DAVOS – Could 2013 be a better year for the global economy than 2012 was? The answer, in principle, is yes. In practice, however, the answer could be more depressing.
In the United States, the pieces are in place for stronger growth. The housing market is finally recovering. The Fed has signaled that it is prepared to do more to support growth and bring down unemployment. All that other US policymakers have to do to ensure that 2013 is better than 2012 is avoid shooting themselves in the foot.
In particular, to eliminate the uncertainty that continues to depress consumption and capital spending, they need to avoid “fiscal cliffs” (now and in the future), dangerous sequester mechanisms, and the silliness surrounding the periodic approach of the debt ceiling. They also must establish a credible plan for medium-term fiscal consolidation – one that entails both higher tax revenues and expenditure reforms, but only once the economy is strong enough to handle such measures.
Can US policymakers achieve this bare minimum? The consensus forecast for US growth in 2013 is lower than for 2012, which is not a vote of confidence that they can.
Similarly, it should not be hard for Europe to do better in 2013, given how dismally 2012 turned out. The elements of a banking union, starting with a single supervisor, are beginning to materialize. The European Central Bank has promised to do more to support the eurozone periphery. Even the International Monetary Fund believes that the slight eurozone contraction in 2012 will turn into a limited expansion in 2013. By the eurozone’s modest standards, that is progress.
But here, too, policy blunders could torpedo hopes for improvement. Negotiations over the banking union could collapse. The ECB could keep interest rates stubbornly high and fail to reach the agreements with peripheral governments that are needed so that it can buy their bonds on the secondary market. Governments could double down on their failed austerity policies. Plan A could collapse, with no Plan B in place.
The IMF sees China’s GDP growth accelerating in 2013. The Chinese economy remains heavily dependent on exports, which should pick up as growth in other countries recovers.
The danger is that the Chinese authorities will continue to do too little to rebalance their economy, allowing vulnerabilities to build up. When export growth softened in mid-2012, they halted the appreciation of the renminbi and rolled out additional costly capital projects like the high-speed rail line – the world’s longest – that was recently completed.
The problem is that growth based on low wages, supported by an artificially competitive exchange rate, cannot continue for much longer. Trophy investments threaten to produce low returns and bad debt. Yet, heedless of the dangers, powerful export interests and regional governments continue to fight for these policies.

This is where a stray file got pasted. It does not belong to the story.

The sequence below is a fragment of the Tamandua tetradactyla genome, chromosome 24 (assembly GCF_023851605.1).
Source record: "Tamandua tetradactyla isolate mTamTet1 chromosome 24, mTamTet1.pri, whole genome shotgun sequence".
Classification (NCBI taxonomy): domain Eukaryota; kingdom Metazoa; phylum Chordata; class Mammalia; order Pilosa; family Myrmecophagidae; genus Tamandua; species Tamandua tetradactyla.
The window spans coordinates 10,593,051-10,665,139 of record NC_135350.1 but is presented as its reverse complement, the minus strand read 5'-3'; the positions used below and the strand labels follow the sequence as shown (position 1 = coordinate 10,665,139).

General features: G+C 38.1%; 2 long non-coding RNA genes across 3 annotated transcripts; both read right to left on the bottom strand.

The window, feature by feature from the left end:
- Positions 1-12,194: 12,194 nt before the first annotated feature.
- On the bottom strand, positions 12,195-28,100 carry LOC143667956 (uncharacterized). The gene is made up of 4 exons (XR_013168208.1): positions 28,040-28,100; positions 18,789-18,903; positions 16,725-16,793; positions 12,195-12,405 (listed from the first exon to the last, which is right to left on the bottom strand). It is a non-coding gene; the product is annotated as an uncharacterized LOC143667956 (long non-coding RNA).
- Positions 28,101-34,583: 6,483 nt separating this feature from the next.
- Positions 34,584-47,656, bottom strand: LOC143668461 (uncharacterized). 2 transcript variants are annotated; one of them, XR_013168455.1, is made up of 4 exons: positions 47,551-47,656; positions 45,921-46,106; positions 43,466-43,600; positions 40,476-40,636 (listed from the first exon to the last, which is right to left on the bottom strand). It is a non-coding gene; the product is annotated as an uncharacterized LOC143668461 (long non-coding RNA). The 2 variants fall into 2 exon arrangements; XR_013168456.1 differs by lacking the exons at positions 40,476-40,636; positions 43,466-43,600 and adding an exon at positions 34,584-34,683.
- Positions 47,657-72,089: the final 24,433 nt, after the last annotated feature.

The common element is that while the pieces are in place for faster growth in the three largest economies – the US, the eurozone, and China – politics may prevent it from materializing. This means that the needed reforms are as much political as economic.
Specifically, the US needs to address the problem of so-called “super PACs,” political action committees that allow rich special interests and individuals to buy elections. It needs to develop news media that neither channel only one position nor treat all points of view, no matter how absurd, as equally valid. Informed voters need reporting grounded in facts and analysis. When the American public is provided with careful analysis of issues related to gun violence and climate change, for example, we can be confident that it will also be getting reasonable economic analysis.
Europe, for its part, needs political reform at the level of the European Union. It must strengthen the European Parliament’s powers so that the EU has a political counterweight to its increasingly powerful economic entities – not just the ECB and the single banking supervisor, but also the European Commission, which will eventually become the enforcer of fiscal discipline. If stronger EU-level economic institutions are to work properly, stronger EU-level political institutions will be needed to hold them accountable and give citizens voice.
And, in China, greater transparency is needed to control corruption and keep special interests in their place. Chinese policymakers talk the talk, but they have yet to walk the walk.
Japan is the one place where the political system has delivered change that bodes well for faster growth. This is ironic, given that the country’s political system has long been regarded as dysfunctional. But Prime Minister Shinzo Abe, in his second time around leading the government, promises to force the Bank of Japan finally to end deflation, and that the public sector generally will do more to support economic growth.
We actually may be seeing a politician capable of learning from his mistakes and an electorate prepared to reward him for doing so – in the country least likely to witness such a breakthrough. If that is indeed what plays out in Japan, the world will gain a beacon of hope.